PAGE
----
An off-duty police officer knifed by the London Bridge attackers has urged those caught up in the atrocity to “remain strong” one year on from the rampage.
Charlie Guenigault, 26, was stabbed five times after tackling the jihadists with his bare hands on June 3 last year.
The Metropolitan Police constable had been enjoying a summer’s after-work drink when the trio began their murderous spree on the bridge and Borough Market, killing eight and wounding almost 50 people.
In a statement, he said Sunday should be a day of reflection for friends and families “who have had to suffer the unimaginable pain of losing the people that they loved”.
The Chelsea fan added: “I am reminded every day of the injuries that I received from the scars on my body – but there are also scars from the surgery that saved my life and every day I’m grateful that I’m still alive.
“To everyone else affected by the event either physically or mentally or both I say we need to remain strong and although at times it may be difficult we can all get through this and move on.”
Mr Guenigault said he would not be at a remembrance service at Southwark Cathedral on Sunday as he is on holiday with family.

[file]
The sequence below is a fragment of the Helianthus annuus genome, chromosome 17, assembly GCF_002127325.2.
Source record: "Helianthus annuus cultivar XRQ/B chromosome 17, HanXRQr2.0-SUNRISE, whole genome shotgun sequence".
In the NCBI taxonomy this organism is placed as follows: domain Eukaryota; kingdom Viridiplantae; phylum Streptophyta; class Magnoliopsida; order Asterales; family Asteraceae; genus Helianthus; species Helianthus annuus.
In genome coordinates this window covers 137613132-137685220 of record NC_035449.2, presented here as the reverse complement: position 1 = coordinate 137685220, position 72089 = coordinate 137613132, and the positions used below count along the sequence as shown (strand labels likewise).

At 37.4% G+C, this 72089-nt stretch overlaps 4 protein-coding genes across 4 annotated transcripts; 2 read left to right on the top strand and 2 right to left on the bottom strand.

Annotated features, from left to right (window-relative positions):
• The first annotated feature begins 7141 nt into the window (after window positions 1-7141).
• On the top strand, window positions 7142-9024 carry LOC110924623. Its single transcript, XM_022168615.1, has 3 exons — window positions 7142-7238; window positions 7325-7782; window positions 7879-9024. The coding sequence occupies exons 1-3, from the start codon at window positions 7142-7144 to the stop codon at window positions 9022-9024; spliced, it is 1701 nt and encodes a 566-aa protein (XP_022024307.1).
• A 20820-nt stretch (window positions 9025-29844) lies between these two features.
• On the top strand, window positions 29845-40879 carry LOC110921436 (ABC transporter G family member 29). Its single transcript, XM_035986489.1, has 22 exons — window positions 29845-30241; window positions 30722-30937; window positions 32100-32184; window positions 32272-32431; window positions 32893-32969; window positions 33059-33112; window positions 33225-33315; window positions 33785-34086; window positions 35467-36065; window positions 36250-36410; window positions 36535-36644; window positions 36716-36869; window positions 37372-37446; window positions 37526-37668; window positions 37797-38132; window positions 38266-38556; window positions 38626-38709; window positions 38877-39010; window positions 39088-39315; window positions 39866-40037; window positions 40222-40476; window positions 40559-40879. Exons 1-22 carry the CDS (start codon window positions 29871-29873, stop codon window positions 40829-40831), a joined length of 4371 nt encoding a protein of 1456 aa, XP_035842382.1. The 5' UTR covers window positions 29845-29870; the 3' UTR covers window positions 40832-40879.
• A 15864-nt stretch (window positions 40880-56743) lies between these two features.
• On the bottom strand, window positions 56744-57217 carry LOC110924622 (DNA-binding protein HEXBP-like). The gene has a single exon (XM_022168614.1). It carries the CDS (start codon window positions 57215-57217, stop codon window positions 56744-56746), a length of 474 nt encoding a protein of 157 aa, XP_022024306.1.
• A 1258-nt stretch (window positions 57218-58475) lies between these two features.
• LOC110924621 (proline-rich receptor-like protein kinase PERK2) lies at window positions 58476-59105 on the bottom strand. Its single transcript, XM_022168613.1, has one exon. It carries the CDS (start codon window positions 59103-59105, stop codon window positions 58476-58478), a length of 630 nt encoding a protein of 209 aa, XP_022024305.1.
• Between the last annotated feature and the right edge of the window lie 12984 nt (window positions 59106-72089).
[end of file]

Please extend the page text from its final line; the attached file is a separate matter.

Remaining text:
The wrestling enthusiast, who was given a Pride of Britain Award for outstanding bravery, spent hours in emergency surgery and 10 weeks recovering at King’s College Hospital after the attack.
Last month he finished the London Marathon, raising funds for a new critical care unit for the south London hospital.
“They’re the ones who basically saved my life … it was touch and go for a moment,” he said after finishing the race, adding he was aiming to get back to work in the coming weeks.
Mr Guenigault thanked emergency services, medical staff and the members of the public who fought back against the attackers.
He added: “I would also like to thank my family and friends for all the support over the year. It means so much and has helped me through the last year.”